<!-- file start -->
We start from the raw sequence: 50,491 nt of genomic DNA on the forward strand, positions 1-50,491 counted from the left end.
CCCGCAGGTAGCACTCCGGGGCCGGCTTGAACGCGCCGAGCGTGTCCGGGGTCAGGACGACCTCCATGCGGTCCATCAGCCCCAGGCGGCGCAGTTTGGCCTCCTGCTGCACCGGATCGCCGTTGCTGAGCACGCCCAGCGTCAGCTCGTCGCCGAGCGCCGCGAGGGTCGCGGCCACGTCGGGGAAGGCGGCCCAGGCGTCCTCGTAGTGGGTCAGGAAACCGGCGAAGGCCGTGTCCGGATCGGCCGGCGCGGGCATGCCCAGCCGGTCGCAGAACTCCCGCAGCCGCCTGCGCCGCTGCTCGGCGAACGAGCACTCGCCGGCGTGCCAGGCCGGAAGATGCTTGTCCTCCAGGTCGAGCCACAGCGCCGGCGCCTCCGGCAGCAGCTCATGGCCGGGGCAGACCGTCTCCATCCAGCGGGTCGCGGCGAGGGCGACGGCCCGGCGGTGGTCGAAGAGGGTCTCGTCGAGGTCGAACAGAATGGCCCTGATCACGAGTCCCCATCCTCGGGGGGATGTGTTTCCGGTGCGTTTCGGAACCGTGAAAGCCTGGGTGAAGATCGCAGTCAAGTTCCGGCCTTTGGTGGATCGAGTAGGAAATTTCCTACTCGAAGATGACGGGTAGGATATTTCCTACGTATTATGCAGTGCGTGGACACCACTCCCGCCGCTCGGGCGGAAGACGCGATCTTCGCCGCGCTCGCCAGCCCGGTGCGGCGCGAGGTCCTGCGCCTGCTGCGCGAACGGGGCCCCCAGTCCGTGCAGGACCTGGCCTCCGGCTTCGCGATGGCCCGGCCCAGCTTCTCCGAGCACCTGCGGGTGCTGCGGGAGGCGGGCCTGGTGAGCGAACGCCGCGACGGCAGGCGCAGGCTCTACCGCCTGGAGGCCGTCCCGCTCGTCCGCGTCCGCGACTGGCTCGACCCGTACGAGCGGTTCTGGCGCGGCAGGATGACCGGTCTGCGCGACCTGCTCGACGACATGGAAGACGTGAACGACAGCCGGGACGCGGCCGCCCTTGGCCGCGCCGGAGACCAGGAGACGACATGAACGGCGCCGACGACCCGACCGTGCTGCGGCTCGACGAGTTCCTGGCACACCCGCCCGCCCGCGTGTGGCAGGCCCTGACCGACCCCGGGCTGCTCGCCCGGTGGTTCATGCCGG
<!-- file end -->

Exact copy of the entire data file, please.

We start from the raw sequence: 50,491 nt of genomic DNA on the forward strand, positions 1-50,491 counted from the left end.
CCCGCAGGTAGCACTCCGGGGCCGGCTTGAACGCGCCGAGCGTGTCCGGGGTCAGGACGACCTCCATGCGGTCCATCAGCCCCAGGCGGCGCAGTTTGGCCTCCTGCTGCACCGGATCGCCGTTGCTGAGCACGCCCAGCGTCAGCTCGTCGCCGAGCGCCGCGAGGGTCGCGGCCACGTCGGGGAAGGCGGCCCAGGCGTCCTCGTAGTGGGTCAGGAAACCGGCGAAGGCCGTGTCCGGATCGGCCGGCGCGGGCATGCCCAGCCGGTCGCAGAACTCCCGCAGCCGCCTGCGCCGCTGCTCGGCGAACGAGCACTCGCCGGCGTGCCAGGCCGGAAGATGCTTGTCCTCCAGGTCGAGCCACAGCGCCGGCGCCTCCGGCAGCAGCTCATGGCCGGGGCAGACCGTCTCCATCCAGCGGGTCGCGGCGAGGGCGACGGCCCGGCGGTGGTCGAAGAGGGTCTCGTCGAGGTCGAACAGAATGGCCCTGATCACGAGTCCCCATCCTCGGGGGGATGTGTTTCCGGTGCGTTTCGGAACCGTGAAAGCCTGGGTGAAGATCGCAGTCAAGTTCCGGCCTTTGGTGGATCGAGTAGGAAATTTCCTACTCGAAGATGACGGGTAGGATATTTCCTACGTATTATGCAGTGCGTGGACACCACTCCCGCCGCTCGGGCGGAAGACGCGATCTTCGCCGCGCTCGCCAGCCCGGTGCGGCGCGAGGTCCTGCGCCTGCTGCGCGAACGGGGCCCCCAGTCCGTGCAGGACCTGGCCTCCGGCTTCGCGATGGCCCGGCCCAGCTTCTCCGAGCACCTGCGGGTGCTGCGGGAGGCGGGCCTGGTGAGCGAACGCCGCGACGGCAGGCGCAGGCTCTACCGCCTGGAGGCCGTCCCGCTCGTCCGCGTCCGCGACTGGCTCGACCCGTACGAGCGGTTCTGGCGCGGCAGGATGACCGGTCTGCGCGACCTGCTCGACGACATGGAAGACGTGAACGACAGCCGGGACGCGGCCGCCCTTGGCCGCGCCGGAGACCAGGAGACGACATGAACGGCGCCGACGACCCGACCGTGCTGCGGCTCGACGAGTTCCTGGCACACCCGCCCGCCCGCGTGTGGCAGGCCCTGACCGACCCCGGGCTGCTCGCCCGGTGGTTCATGCCGG